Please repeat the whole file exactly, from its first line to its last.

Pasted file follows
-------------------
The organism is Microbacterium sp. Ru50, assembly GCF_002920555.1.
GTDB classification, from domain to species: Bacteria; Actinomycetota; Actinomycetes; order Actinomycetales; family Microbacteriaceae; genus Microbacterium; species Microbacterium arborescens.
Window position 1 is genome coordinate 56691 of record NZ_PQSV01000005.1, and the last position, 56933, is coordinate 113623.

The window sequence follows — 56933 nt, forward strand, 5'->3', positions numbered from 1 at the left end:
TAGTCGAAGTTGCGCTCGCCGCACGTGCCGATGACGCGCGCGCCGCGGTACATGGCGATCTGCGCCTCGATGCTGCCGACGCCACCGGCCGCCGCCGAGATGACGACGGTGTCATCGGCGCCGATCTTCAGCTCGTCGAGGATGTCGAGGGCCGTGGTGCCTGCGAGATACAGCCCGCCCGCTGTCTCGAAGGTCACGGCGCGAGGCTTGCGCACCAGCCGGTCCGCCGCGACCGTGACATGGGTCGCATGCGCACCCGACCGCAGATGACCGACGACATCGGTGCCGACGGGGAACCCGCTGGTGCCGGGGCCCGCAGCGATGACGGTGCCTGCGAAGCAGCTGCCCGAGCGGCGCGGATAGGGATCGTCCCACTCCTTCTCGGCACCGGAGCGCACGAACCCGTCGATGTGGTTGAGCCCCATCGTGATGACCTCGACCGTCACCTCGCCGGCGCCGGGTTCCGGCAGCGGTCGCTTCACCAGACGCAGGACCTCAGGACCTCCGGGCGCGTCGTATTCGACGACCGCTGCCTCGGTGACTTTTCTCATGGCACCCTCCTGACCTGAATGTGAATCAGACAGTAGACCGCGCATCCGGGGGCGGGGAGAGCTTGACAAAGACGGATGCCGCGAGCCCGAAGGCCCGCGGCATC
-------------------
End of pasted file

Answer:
The organism is Microbacterium sp. Ru50, assembly GCF_002920555.1.
GTDB classification, from domain to species: Bacteria; Actinomycetota; Actinomycetes; order Actinomycetales; family Microbacteriaceae; genus Microbacterium; species Microbacterium arborescens.
Window position 1 is genome coordinate 56691 of record NZ_PQSV01000005.1, and the last position, 56933, is coordinate 113623.

The window sequence follows — 56933 nt, forward strand, 5'->3', positions numbered from 1 at the left end:
TAGTCGAAGTTGCGCTCGCCGCACGTGCCGATGACGCGCGCGCCGCGGTACATGGCGATCTGCGCCTCGATGCTGCCGACGCCACCGGCCGCCGCCGAGATGACGACGGTGTCATCGGCGCCGATCTTCAGCTCGTCGAGGATGTCGAGGGCCGTGGTGCCTGCGAGATACAGCCCGCCCGCTGTCTCGAAGGTCACGGCGCGAGGCTTGCGCACCAGCCGGTCCGCCGCGACCGTGACATGGGTCGCATGCGCACCCGACCGCAGATGACCGACGACATCGGTGCCGACGGGGAACCCGCTGGTGCCGGGGCCCGCAGCGATGACGGTGCCTGCGAAGCAGCTGCCCGAGCGGCGCGGATAGGGATCGTCCCACTCCTTCTCGGCACCGGAGCGCACGAACCCGTCGATGTGGTTGAGCCCCATCGTGATGACCTCGACCGTCACCTCGCCGGCGCCGGGTTCCGGCAGCGGTCGCTTCACCAGACGCAGGACCTCAGGACCTCCGGGCGCGTCGTATTCGACGACCGCTGCCTCGGTGACTTTTCTCATGGCACCCTCCTGACCTGAATGTGAATCAGACAGTAGACCGCGCATCCGGGGGCGGGGAGAGCTTGACAAAGACGGATGCCGCGAGCCCGAAGGCCCGCGGCATC